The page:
There are about 250,000 different species of fossil plants and animals known . . In spite of this large quantity of information, it is but a tiny fraction of the diversity that [according to the theory] actually lived in the past. There are well over a million species living today and . . [it is] possible to predict how many species ought to be in our fossil record. That number is at least 100 times the number we have found.
David M. Raup
All the species recognized by Botanists came forth from the Almighty Creator's hand, and the number of these is now and always will be exactly the same, while every day new and different florists' species arise from the true species so-called by Botanists, and when they have arisen they finally revert to the original forms. Accordingly to the former have been assigned by Nature fixed limits, beyond which they cannot go: while the latter display without end the infinite sport of Nature.
There is a species of primate in South America more gregarious than most other mammals, with a curious behavior.The members of this species often gather in groups, large and small, and in the course of their mutual chattering , under a wide variety of circumstances, they are induced to engage in bouts of involuntary, convulsive respiration, a sort of loud, helpless, mutually reinforcing group panting that sometimes is so severe as to incapacitate them. Far from being aversive, however, these attacks seem to be sought out by most members of the species, some of whom even appear to be addicted to them... the species in Homo sapiens (which does indeed inhabit South America, among other places), and the behavior is laughter.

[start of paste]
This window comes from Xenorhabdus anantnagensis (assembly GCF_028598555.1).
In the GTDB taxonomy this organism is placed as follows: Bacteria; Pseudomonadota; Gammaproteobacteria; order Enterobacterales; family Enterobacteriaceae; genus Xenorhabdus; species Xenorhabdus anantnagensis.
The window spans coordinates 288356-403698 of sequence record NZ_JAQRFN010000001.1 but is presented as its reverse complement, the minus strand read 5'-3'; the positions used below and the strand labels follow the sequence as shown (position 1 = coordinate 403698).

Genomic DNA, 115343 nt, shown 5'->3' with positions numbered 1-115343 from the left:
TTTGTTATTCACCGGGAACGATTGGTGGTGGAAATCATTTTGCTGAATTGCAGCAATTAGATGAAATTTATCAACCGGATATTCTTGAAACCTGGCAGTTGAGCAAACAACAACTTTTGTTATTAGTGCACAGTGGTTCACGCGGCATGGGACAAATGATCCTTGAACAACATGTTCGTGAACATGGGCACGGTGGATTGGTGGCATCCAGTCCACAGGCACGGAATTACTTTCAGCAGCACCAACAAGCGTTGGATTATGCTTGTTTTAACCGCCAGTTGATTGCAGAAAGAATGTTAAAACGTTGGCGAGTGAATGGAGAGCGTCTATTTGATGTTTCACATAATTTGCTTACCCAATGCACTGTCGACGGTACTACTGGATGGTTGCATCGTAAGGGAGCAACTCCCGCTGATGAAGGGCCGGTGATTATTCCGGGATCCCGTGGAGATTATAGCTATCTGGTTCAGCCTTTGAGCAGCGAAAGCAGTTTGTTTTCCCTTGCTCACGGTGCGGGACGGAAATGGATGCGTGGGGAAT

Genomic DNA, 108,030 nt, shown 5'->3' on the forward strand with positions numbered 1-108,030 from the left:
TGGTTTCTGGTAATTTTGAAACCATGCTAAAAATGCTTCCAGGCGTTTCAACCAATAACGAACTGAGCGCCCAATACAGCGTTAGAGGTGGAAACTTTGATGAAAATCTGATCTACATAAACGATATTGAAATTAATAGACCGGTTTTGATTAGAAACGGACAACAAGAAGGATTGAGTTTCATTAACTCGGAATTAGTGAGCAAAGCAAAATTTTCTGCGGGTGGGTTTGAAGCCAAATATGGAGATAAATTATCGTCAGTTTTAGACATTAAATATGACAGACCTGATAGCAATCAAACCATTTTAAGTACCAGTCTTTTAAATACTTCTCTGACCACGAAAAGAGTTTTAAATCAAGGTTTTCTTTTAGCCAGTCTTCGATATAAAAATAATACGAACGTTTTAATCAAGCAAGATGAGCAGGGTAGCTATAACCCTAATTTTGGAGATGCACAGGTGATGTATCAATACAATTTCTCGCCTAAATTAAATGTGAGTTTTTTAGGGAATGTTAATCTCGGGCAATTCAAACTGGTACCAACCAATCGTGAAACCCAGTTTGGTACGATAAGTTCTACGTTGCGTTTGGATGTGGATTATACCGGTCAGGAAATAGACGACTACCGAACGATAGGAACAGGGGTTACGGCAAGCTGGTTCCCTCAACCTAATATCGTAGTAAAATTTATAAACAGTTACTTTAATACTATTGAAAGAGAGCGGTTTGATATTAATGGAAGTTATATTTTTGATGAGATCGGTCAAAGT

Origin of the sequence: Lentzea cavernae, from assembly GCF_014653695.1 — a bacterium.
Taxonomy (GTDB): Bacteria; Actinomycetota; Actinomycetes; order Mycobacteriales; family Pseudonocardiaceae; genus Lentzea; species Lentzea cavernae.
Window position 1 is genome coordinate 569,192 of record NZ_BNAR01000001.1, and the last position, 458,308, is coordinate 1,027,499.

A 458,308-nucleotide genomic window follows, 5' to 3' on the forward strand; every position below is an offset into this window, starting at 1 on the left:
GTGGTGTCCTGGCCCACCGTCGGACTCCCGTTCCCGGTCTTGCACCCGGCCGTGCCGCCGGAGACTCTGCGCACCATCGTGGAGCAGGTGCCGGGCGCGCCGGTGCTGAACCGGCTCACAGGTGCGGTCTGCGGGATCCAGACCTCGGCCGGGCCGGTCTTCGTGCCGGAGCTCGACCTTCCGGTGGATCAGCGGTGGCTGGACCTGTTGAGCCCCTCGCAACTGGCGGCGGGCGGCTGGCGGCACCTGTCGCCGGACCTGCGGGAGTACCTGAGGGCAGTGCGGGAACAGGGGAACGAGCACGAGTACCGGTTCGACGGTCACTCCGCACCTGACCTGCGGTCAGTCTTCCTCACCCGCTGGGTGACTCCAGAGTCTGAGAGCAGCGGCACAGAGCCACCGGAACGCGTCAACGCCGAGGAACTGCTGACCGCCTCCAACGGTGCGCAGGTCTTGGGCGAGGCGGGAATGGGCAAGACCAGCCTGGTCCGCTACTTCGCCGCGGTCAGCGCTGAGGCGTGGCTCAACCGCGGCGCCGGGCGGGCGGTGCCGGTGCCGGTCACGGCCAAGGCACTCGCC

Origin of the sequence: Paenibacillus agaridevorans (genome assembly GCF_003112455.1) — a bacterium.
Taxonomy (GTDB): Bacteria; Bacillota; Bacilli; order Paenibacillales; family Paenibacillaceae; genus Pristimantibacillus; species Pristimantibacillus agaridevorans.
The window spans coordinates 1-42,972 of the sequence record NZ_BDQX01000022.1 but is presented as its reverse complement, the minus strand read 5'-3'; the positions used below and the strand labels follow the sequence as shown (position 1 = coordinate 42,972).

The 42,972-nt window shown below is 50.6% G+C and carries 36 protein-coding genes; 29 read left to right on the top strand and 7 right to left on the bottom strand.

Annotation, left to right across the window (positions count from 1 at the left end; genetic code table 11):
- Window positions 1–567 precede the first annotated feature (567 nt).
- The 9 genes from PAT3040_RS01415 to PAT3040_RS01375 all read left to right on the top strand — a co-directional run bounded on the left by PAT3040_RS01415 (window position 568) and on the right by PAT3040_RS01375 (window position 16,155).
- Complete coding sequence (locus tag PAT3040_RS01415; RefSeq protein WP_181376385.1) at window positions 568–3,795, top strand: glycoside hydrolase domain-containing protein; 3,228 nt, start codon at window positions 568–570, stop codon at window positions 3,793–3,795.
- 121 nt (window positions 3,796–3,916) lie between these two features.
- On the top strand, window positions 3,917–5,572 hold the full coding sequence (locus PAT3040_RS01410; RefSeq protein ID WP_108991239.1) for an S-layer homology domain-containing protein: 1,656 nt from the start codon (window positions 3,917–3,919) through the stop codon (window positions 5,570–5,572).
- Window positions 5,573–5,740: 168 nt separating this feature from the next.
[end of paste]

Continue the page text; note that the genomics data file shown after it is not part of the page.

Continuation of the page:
Daniel C. Dennett
It must be stressed that there is nothing insulting about looking at people as animals. We are animals, after all. Homo sapiens is a species of primate, a biological phenomenon dominated by biological rules, like any other species. Human nature is no more than one particular kind of animal nature. Agreed, the human species is an extraordinary animal; but all other species are also extraordinary animals, each in their own way, and the scientific man-watcher can bring many fresh insights to the study of human affairs if he can retain this basic attitude of evolutionary humility.